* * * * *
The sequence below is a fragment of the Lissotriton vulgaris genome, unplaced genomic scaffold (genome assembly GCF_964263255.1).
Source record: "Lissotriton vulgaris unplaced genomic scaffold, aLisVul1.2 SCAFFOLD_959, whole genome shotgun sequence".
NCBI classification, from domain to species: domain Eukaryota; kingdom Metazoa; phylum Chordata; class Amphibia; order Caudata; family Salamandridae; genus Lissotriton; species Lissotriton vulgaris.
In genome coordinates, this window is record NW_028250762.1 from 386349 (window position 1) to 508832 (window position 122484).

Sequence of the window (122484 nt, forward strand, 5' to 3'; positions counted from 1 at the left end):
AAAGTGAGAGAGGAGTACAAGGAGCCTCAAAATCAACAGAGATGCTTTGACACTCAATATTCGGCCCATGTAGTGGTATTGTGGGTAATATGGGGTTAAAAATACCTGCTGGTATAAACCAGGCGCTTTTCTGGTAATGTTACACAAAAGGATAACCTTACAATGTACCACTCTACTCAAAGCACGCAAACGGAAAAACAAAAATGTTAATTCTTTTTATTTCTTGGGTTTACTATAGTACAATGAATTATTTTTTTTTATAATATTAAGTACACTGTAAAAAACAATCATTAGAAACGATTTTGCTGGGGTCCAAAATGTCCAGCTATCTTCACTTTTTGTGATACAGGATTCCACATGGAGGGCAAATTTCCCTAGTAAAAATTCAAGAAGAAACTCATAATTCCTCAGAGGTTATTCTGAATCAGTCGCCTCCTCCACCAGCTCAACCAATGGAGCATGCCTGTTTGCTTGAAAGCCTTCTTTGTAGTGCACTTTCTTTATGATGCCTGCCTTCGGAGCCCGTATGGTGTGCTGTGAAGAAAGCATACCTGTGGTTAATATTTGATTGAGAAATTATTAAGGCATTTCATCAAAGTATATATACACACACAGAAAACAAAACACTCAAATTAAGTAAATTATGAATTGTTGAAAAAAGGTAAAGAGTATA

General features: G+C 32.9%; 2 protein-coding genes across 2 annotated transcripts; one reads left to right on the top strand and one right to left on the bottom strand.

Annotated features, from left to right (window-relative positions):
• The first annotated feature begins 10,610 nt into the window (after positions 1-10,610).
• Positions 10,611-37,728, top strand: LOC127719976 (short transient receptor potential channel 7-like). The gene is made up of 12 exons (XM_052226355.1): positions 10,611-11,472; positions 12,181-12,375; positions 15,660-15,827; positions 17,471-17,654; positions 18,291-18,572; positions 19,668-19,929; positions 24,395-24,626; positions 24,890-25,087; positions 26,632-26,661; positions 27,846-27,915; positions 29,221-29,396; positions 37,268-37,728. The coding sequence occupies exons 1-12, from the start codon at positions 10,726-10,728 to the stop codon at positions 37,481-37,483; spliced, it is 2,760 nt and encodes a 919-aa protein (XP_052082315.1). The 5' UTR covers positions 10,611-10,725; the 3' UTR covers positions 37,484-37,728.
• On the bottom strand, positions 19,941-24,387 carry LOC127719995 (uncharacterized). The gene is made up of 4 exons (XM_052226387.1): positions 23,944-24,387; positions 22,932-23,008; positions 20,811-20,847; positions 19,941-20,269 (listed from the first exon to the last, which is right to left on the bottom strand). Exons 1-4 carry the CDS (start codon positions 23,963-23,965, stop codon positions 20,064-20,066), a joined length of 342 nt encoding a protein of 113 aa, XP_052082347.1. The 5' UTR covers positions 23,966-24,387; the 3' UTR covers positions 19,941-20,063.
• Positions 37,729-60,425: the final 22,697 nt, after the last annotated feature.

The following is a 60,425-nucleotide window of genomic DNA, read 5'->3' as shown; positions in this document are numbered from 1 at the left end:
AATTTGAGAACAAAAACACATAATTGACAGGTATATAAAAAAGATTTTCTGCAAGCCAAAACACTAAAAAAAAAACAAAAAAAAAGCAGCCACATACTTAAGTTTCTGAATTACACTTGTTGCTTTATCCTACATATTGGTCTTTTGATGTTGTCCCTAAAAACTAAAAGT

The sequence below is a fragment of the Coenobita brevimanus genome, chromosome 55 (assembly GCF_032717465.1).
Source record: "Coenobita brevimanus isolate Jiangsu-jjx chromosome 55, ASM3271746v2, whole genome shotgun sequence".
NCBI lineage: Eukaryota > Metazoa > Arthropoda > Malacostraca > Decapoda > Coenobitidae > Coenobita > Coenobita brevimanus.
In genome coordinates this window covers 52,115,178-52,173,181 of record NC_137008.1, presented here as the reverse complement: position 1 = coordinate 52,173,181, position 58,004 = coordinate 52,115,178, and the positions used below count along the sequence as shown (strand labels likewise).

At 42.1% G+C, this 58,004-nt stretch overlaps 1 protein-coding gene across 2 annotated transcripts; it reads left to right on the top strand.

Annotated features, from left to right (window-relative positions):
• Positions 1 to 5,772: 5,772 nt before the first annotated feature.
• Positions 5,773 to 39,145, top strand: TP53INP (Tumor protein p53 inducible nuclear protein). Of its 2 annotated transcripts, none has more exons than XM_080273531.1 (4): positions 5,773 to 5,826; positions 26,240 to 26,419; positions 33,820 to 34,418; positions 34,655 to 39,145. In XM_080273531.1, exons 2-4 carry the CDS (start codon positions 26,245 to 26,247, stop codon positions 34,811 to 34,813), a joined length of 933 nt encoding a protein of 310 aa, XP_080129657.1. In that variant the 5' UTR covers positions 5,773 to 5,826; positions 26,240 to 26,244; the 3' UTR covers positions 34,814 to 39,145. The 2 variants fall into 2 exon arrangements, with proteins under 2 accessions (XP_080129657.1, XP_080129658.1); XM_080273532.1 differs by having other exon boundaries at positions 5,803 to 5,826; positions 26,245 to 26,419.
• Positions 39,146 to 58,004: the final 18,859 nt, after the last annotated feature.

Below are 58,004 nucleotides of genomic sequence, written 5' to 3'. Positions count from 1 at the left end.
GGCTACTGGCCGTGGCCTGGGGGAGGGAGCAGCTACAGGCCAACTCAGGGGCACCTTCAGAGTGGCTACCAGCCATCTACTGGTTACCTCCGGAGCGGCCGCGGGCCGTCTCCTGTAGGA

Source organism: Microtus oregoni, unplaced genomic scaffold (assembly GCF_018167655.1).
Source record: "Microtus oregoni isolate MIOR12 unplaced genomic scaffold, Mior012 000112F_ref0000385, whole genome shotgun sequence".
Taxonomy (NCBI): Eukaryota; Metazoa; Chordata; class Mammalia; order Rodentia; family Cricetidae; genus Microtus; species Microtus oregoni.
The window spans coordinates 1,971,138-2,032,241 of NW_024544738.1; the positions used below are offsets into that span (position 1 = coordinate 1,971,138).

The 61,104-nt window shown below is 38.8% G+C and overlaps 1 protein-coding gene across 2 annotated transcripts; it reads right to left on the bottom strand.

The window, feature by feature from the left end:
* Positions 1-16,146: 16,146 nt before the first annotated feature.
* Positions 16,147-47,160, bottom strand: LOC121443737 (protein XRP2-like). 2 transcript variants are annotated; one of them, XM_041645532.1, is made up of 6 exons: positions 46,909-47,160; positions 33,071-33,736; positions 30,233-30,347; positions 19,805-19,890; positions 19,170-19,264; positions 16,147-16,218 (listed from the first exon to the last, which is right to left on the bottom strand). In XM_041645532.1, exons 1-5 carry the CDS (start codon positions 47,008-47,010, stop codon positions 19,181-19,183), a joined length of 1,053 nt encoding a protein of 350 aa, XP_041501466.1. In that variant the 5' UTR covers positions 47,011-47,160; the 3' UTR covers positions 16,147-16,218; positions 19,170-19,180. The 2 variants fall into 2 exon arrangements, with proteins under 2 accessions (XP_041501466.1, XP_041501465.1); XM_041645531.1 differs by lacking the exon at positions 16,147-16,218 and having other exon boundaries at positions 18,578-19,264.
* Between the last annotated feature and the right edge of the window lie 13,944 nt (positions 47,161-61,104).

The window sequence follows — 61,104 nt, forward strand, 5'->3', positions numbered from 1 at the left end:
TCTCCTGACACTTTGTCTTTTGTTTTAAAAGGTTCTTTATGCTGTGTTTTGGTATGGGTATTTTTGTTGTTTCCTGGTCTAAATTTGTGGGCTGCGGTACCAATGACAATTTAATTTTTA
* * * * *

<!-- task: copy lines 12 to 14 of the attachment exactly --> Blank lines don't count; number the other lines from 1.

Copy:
• Positions 37,729-60,425: the final 22,697 nt, after the last annotated feature.

The following is a 60,425-nucleotide window of genomic DNA, read 5'->3' as shown; positions in this document are numbered from 1 at the left end:
AATTTGAGAACAAAAACACATAATTGACAGGTATATAAAAAAGATTTTCTGCAAGCCAAAACACTAAAAAAAAAACAAAAAAAAAGCAGCCACATACTTAAGTTTCTGAATTACACTTGTTGCTTTATCCTACATATTGGTCTTTTGATGTTGTCCCTAAAAACTAAAAGT